The New Lange - Zeitwerk

Zeit in German meaning time
werk meaning works

October 1994, the Lange 1 burst into the scene and announced to the world that the Germans have arrived. The tour de force illustrated by the Lange 1, the Pour le Merite Tourbillon shook the world of horology. It was never the same again…the Swiss now have to be aware of the competition coming from their north.

Fifteen years later, Lange once again proved that they are the leaders. In a year of financial turmoil, they have showed their prowess by not launching one highly significant horological product, but two. In a year where many manufactures are holding back their significant pieces, Lange shows the way with two. They will also be delivering the Lange 31 and by year end, the second tranch of the Tourbograph in a new precious metal.

The Richard Lange Pour le Merite in enamel dial with fusee and chain announced in SIHH in January this year was joined by the Zeitwerk which was launched in a beautiful event in Berlin.

I had earlier shown the teaser above…the uncropped image is as below, and would have given away the fact that the new watch had no hands…ok…it had a huge seconds hand, but it was not apparent in this picture.

The new watch is the new face for Lange, leading the way to the next generation…in Fabian Krone’s invitation, he hinted that this will be a big jump in horology…if you look back at my hints, I used this several times.

So what’s so special? Starting from the design language, this is the first digital mechanical watch with such large digital display, and which is laid in a line across as one would read the time. Others seem to be arranged vertically, and typically the digital displays are smaller.

Also, a bold frame in German Silver frames the huge jumping displays. BTW, these are early prototypes, the alignment of the disks would be adjusted in the final product so they are totally alighed.

Next the movement, of course is special. Not only is finished in traditional Lange style, it is fitted with a constant force mechanism which provide a constant force to the balance and improves timekeeping but also powers the jumping mechanism of the digital display.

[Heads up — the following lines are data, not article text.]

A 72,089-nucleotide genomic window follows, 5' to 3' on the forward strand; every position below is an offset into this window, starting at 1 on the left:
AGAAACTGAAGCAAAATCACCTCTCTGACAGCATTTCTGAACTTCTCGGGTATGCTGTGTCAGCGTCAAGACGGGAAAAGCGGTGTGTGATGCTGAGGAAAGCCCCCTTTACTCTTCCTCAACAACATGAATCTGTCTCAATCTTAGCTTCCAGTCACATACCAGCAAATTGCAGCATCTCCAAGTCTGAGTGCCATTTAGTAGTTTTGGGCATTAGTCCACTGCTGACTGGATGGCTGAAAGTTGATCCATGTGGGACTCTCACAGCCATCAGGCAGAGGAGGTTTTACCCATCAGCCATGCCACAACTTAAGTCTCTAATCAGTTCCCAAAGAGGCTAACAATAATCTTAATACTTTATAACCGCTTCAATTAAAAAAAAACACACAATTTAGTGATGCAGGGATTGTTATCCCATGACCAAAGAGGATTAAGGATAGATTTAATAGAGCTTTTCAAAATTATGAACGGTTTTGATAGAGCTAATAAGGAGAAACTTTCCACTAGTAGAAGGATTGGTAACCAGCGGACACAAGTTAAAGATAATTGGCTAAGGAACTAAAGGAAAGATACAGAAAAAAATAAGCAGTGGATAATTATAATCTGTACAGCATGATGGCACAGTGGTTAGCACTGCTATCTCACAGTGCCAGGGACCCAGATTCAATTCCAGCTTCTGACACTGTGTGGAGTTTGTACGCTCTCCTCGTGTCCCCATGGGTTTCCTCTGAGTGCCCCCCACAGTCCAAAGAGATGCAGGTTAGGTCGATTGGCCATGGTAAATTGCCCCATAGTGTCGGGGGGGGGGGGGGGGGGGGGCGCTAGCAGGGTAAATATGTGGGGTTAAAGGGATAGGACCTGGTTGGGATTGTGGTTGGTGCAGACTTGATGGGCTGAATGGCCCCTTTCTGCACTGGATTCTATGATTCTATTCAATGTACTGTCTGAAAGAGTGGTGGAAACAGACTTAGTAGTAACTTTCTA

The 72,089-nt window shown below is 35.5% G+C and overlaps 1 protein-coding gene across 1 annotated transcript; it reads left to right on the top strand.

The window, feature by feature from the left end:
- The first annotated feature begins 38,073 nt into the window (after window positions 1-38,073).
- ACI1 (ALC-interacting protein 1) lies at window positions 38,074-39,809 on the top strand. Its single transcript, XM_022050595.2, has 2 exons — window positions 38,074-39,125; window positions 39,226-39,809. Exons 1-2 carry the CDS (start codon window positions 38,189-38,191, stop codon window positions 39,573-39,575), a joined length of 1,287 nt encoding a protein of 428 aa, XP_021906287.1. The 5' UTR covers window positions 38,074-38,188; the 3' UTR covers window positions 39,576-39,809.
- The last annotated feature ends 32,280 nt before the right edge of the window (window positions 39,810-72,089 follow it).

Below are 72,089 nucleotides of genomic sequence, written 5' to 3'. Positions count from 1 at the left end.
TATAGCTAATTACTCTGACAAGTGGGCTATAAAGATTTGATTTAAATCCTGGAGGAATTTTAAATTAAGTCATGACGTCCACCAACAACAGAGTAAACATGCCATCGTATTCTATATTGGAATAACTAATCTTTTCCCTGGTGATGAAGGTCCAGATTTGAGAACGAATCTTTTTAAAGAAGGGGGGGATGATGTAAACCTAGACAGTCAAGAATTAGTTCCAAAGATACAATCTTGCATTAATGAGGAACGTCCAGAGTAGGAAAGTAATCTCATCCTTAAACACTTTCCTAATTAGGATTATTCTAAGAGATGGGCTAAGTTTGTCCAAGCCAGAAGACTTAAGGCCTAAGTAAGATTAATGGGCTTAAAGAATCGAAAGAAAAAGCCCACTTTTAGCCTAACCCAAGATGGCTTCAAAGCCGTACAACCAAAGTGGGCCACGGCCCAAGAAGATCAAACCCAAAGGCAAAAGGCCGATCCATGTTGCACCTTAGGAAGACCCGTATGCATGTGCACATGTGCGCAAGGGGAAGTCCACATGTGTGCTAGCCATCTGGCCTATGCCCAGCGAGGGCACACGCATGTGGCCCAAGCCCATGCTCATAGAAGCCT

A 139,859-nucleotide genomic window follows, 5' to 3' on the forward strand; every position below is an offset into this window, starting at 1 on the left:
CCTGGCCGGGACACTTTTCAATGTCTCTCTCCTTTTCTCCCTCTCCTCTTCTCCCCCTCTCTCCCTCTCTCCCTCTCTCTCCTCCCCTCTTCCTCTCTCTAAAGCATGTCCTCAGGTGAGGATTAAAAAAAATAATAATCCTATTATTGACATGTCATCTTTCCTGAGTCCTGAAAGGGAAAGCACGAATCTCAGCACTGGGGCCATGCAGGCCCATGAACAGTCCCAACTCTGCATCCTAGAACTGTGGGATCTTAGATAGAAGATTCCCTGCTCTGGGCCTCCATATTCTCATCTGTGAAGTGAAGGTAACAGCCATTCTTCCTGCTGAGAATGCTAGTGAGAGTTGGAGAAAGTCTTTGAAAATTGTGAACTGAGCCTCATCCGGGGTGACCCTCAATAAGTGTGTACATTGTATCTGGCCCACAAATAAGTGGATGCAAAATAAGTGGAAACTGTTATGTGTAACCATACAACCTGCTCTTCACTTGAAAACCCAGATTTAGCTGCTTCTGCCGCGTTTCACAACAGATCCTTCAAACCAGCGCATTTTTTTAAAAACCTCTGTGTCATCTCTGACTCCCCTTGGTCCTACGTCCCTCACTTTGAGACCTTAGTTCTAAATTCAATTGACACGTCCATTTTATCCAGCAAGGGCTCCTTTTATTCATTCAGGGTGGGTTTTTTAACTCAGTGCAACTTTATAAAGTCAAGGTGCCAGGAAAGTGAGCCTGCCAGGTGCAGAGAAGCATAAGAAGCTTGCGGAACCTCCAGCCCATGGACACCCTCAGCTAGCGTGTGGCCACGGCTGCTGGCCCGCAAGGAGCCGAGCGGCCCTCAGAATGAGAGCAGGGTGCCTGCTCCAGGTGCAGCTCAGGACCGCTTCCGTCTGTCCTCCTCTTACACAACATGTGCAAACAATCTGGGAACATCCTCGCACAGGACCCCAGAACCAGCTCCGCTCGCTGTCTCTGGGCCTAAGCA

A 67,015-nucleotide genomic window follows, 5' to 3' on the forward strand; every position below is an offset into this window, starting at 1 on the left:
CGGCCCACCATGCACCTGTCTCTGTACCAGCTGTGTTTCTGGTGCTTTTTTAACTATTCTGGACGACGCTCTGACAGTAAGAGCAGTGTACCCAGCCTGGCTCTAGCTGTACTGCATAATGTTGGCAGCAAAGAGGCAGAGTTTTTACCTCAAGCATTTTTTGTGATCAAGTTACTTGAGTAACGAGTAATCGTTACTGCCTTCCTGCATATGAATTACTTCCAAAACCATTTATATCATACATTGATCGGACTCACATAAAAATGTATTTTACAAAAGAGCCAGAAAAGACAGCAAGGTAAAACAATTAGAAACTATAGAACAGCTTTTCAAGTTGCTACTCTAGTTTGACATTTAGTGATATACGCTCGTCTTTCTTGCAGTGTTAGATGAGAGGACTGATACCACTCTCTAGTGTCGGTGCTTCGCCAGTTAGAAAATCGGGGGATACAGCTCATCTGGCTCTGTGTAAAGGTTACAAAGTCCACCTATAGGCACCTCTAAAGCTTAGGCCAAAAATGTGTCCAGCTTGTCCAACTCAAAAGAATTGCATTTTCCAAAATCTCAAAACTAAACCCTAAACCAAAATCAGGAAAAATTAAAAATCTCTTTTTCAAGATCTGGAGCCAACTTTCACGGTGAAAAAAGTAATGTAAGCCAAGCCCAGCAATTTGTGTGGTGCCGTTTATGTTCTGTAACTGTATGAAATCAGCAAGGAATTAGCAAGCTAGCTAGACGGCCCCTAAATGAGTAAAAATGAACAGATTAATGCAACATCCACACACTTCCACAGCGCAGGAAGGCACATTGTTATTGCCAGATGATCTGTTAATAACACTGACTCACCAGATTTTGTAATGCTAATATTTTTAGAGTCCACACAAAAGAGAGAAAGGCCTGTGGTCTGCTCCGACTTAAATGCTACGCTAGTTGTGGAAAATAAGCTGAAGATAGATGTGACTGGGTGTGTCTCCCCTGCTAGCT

A new patent was registered for the digital display – the way led by the Lange 1’s large date, the time display is huge.

The time change occurs quickly, on the dot when the seconds hand hit 12, and instantaneously. In time setting mode, turning the crown forwards also effect this change instantaneously, and backwards will cause the time to jump back instantaneously.

Short movie on jumping at 11:59.

Housed in a magnificent case measuring 41.9mm in diameter and 12.5mm thickness lies the movement – Caliber L043.1, itself measuring 33.6mm in diameter and 9.3mm in height…and as usual for Lange, no movement ring is required…the movement is fitted right inside the case. The case is available in 4 metals – WG, YG, RG, Platinum. Each with its own dinctitive dial – black for WG, argenté for PG, champagne for YG, and rhodié for Platinum.

The movement…out of the case

In order to move the massive disks, a huge amount of power is required. And to supply this power, a very thick mainspring is used. This mainspring provides more torque than the Lange 31. Its shorter but thicker than the 31 spring.

If you remember the technical discussions on the Lange 31, the power of its mainspring is so strong that it will cause instantaneous and massive overbanking of the escapement. The problem was solved in the 31 with a remontoir, which is rewound by the mainspring once every 10s. And the small remontoir spring supplies near constant force to the escapement.

The bridge of the remontoir palet.

The same principle used to tame the power of the mainspring and also to provide constant force to the escapement. The remontoir is slightly different, and indeed carries a patent. This remontoir recharges once a minute, which suits the jumping mechanism just fine, as with each recharge instantaneously every minute, drives the jumping mechanism.

Movement has 66 jewels, 388 parts, and 2 gold chatons. 36 hour power reserve.

Part 2 of this report will be the technical discussion on how the remontoir works…fascinating stuff…so please stay tuned.

Tuesday, October 5, 2010

Scenes from Singapore: Marina Bay Sands Part 2

Followup to the Marina Bay recce trip using the LX3, here are some pictures from the Hasselblad shoot.

Later that evening, feeling more gung ho, so attempted aAhand held shot of the Marina Bay Sands Hotel. Note to self, don't shoot the Hasselblad handheld.

Inside view of the Shoppes:

Friday, October 1, 2010

Hong Kong: A short series

Shot with a Mamiya 7 II with 43mm lens. This is a truly superb rangefinder camera. Shooting 6x7 film. Scanned with a Hasselblad 343 drum scanner. I didn't do much touch up on the scratches to the film. These appear as white dots, or scratch lines on the film, and is quite common, especially when not stored properly.

Both camera, lens and scanner have amazing resolution and colour fidelity.

Shot from a flat up 28 storeys in Hung Hom.

The DOF of the 43mm lens is amazing. And the depth of detail is very high.

Same camera, lens. Outside the Peninsula Hotel:

Inside, using Kodak Tri-Pan X black and white film for a grainy period look.

Same setup outside the IFC, across the border